au! BufWritePost * call StampBackup()
augroup END

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Re: Viewing substitute command changes

Tony Mechelynck

John Little wrote:
[...]

> Well, here's the backup function I used with vim 7 on windows, but at
> work I'm presently using 6.3 that comes with Red Hat, and the
> globpath() call works quite differently, it never returns the empty
> string; for each dir in the backupdir option it always returns an
> entry for the file, whether it exists or not.  I'll have to loop on
> the string returned by globpath calling filereadable(), or, get vim 7
> somehow, without involving administrators.  (The dilemma has put the
> problem in the too hard pile.)
>
> HTH, John
[...]

6.3 is obsolete by now. Since its days, both 6.4 and 7.0 have come and gone,
and the current version, 7.1, is at patchlevel 32. You should be able to
compile it yourself, it is not very difficult. See how I do it at
http://users.skynet.be/antoine.mechelynck/vim/compunix.htm

If you don't have admin privileges, you ought to be able to install it
somewhere under your home directory (e.g. equating $VIMRUNTIME with
$HOME/vim/vim71 with no dot before vim). In that case the harder difficulty
may be to make sure that all needed "development" packages are installed on
the system.

Or else (this would be better if you can pull it off) convince your admin that
he has obsolete software installed; you may even offer to bring it up-to-date ;-)


Best regards,
Tony.
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     f y cn rd ths thn y cn hv grt jb n cmptr prgrmmng

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Re: Viewing substitute command changes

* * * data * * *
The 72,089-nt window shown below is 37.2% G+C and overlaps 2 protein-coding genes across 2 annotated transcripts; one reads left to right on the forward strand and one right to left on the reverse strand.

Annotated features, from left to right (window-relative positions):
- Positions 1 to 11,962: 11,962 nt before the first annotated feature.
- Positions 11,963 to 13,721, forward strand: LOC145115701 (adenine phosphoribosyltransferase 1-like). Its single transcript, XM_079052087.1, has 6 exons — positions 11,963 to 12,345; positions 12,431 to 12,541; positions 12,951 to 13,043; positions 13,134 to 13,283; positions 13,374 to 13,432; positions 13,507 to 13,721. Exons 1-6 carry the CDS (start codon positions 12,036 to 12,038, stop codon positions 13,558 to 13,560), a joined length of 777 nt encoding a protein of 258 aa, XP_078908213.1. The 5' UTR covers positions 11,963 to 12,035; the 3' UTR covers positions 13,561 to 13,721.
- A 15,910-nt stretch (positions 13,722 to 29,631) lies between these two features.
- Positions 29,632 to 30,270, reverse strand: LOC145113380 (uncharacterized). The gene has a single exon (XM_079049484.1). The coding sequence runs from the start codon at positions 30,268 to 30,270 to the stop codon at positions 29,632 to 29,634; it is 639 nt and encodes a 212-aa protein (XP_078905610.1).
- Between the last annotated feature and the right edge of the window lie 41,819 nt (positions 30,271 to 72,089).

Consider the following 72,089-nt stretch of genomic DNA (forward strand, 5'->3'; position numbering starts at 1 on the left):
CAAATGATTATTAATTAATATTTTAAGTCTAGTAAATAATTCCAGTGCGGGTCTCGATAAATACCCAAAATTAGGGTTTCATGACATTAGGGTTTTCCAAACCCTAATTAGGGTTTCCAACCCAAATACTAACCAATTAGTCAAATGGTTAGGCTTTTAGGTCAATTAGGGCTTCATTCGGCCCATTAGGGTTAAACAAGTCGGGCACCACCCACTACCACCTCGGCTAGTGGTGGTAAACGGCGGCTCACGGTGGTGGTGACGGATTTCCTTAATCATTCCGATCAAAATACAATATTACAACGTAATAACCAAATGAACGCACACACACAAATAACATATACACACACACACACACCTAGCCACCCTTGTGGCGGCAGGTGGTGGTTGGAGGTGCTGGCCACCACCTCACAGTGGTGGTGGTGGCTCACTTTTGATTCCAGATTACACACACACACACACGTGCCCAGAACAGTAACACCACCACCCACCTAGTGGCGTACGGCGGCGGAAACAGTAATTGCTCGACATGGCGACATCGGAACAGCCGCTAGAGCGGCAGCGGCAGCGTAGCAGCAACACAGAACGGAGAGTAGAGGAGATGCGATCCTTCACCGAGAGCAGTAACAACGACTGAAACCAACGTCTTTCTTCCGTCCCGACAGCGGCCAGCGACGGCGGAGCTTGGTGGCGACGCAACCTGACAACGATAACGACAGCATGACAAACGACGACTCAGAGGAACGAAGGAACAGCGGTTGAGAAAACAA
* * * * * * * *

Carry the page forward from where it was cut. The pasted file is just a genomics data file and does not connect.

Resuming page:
John Little-4
Tony said:

>6.3 is obsolete by now....

Yes, but it's still very, very good...

Further finding: Vim 6's glob() functions misbehave *only* with a tilde in the file name (or names).  Changing &backupext to something else solves the problem.  I wonder what

    :echo glob("xyzzy~")

says with Vim 7 and unix etc. (assuming there's no such file about).  Looks like some tilde expansion effect, though the

>You should be able to compile it yourself...

Yeah, but that's not what the client is paying me for.  It's a development shop where they're really keen on developer boxes having the 'standard build' and it's quite involved to get that build changed; they do lots of pair programming swapping around every day.  I'll have to put together "Vim on a stick" so that I can carry it around.

Regards, John

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Re: Viewing substitute command changes

fREW Schmidt

> Yeah, but that's not what the client is paying me for.  It's a development
> shop where they're really keen on developer boxes having the 'standard
> build' and it's quite involved to get that build changed; they do lots of
> pair programming swapping around every day.  I'll have to put together "Vim
> on a stick" so that I can carry it around.

Portable vim is available for windows boxes.  If you do put portable
vim on a usb key I would suggest writing a script that will update
your .vimrc as it tends to lag behind the version on your computer
otherwise.

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-fREW

Q: Why is this email 5 sentences or less?
A: http://five.sentenc.es